TIME/IMAGE have collaborated with singer/songwriter Mike Neocleous of Gravity Circus to create a music video mash-up using footage from the British Council film archive.
Mike: “As the title suggests, the song is about the life cycle of human existence. It was mostly inspired by the theory of evolution, which I view as this almost magical life force that pushes through every living thing and which dictates our behaviour in a very subconscious or automatic way. It is also a comment on self-awareness and the idea that humans, unlike other animals, may have the capacity to influence evolution not just for humans but for all life on earth.
“Using archived footage of Britain from the 1940′s really helps to bring the whole meaning of the song home. Seeing soldiers in Trafalgar Square alongside children playing in the park, men clearing out a garden juxtaposed with men picking up rubble from a bomb site illustrates how easy it is for a society, even one as advanced as Britain, to descend into primitive in-group out-group struggle.
“What really touched me emotionally was seeing the children evacuated from London, which I hope is what will touch others and help us all realise how important it is to try and guide our evolution towards progressing peacefully through unity rather than struggle.”
Sam Milsom discusses information unearthed from files held the National Archives,which show how a minor inter-departmental misunderstanding drastically changed the direction of the British Council‘s films.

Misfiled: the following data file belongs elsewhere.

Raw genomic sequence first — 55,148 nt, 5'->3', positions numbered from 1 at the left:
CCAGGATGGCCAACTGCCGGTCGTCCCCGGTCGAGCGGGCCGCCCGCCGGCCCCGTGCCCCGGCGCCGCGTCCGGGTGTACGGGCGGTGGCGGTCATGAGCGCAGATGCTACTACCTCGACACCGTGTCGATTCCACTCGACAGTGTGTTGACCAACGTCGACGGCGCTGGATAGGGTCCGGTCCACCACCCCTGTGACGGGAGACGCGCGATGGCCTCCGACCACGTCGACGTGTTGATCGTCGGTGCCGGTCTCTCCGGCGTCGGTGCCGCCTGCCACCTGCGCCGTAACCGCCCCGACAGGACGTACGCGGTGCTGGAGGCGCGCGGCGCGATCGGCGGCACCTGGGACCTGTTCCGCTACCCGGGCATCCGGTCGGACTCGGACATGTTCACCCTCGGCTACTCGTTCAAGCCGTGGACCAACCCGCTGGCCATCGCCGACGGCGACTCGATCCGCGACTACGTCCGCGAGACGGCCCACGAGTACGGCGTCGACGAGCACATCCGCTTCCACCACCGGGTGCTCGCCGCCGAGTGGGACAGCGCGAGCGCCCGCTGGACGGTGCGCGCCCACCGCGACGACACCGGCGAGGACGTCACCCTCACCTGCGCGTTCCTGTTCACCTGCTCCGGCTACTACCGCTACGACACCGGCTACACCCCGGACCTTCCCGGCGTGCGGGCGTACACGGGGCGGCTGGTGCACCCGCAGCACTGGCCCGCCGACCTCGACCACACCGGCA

When TIME/IMAGE was first introduced to the British Council’s archive film collection, we quickly noticed that amongst the culturally-focused titles there were a handful of technical medical films. We thought they were a curiosity and perhaps a little out of keeping with the rest of the archive. Unable to locate much archive material on them via our usual avenues of research, we thought that maybe they were failed experiments or not widely distributed. In short, we paid them no special attention.Recently, however, we received an enquiry about the British Council’s medical films, and thus undertook to investigate more thoroughly. What we found was rather surprising.
At the beginning of World War Two, the Medical Research Council and the Ministry of Information asked Hugh Clegg, of the Royal Society of Medicine, “to prepare articles on British social medicine in order to counteract German propaganda against Britain. German articles in the foreign medical press declared that in Britain only the rich got treated while the poor suffered in silence” (1). Given, however, the effectiveness of Germany’s propaganda techniques, he proposed establishing a more long-term operation that would “inform the medical professions in other countries of the current achievements of British medicine” (2) in the same manner that the French and Germans had been doing before the war. Officials agreed, funding was found, and the British Medical Information Service created, providing translated abstracts from British periodicals to a large number of foreign journals. Continue reading →